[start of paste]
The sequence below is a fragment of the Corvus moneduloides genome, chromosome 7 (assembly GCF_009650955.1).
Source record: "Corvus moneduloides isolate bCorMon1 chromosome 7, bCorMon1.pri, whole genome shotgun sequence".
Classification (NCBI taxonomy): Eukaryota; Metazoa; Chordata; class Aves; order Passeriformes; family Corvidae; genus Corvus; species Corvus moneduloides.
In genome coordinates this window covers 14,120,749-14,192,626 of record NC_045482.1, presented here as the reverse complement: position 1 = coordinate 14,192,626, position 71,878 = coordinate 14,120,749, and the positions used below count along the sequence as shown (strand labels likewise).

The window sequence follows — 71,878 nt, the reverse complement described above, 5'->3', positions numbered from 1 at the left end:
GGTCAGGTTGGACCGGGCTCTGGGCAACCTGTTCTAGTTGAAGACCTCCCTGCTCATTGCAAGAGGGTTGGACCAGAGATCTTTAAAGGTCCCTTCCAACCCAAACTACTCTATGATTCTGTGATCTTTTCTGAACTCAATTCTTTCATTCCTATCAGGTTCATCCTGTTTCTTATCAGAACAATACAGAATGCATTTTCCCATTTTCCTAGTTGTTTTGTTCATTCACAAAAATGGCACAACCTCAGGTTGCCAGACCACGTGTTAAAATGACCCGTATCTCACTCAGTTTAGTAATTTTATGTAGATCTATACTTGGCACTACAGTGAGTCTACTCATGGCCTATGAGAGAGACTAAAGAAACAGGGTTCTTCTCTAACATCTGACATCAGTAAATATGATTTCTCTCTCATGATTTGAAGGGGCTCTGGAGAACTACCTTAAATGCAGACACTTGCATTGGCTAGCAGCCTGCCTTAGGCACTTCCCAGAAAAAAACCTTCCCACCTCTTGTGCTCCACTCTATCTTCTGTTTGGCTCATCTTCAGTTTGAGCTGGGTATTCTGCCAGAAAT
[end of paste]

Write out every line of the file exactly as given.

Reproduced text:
The sequence below is a fragment of the Corvus moneduloides genome, chromosome 7 (assembly GCF_009650955.1).
Source record: "Corvus moneduloides isolate bCorMon1 chromosome 7, bCorMon1.pri, whole genome shotgun sequence".
Classification (NCBI taxonomy): Eukaryota; Metazoa; Chordata; class Aves; order Passeriformes; family Corvidae; genus Corvus; species Corvus moneduloides.
In genome coordinates this window covers 14,120,749-14,192,626 of record NC_045482.1, presented here as the reverse complement: position 1 = coordinate 14,192,626, position 71,878 = coordinate 14,120,749, and the positions used below count along the sequence as shown (strand labels likewise).

The window sequence follows — 71,878 nt, the reverse complement described above, 5'->3', positions numbered from 1 at the left end:
GGTCAGGTTGGACCGGGCTCTGGGCAACCTGTTCTAGTTGAAGACCTCCCTGCTCATTGCAAGAGGGTTGGACCAGAGATCTTTAAAGGTCCCTTCCAACCCAAACTACTCTATGATTCTGTGATCTTTTCTGAACTCAATTCTTTCATTCCTATCAGGTTCATCCTGTTTCTTATCAGAACAATACAGAATGCATTTTCCCATTTTCCTAGTTGTTTTGTTCATTCACAAAAATGGCACAACCTCAGGTTGCCAGACCACGTGTTAAAATGACCCGTATCTCACTCAGTTTAGTAATTTTATGTAGATCTATACTTGGCACTACAGTGAGTCTACTCATGGCCTATGAGAGAGACTAAAGAAACAGGGTTCTTCTCTAACATCTGACATCAGTAAATATGATTTCTCTCTCATGATTTGAAGGGGCTCTGGAGAACTACCTTAAATGCAGACACTTGCATTGGCTAGCAGCCTGCCTTAGGCACTTCCCAGAAAAAAACCTTCCCACCTCTTGTGCTCCACTCTATCTTCTGTTTGGCTCATCTTCAGTTTGAGCTGGGTATTCTGCCAGAAAT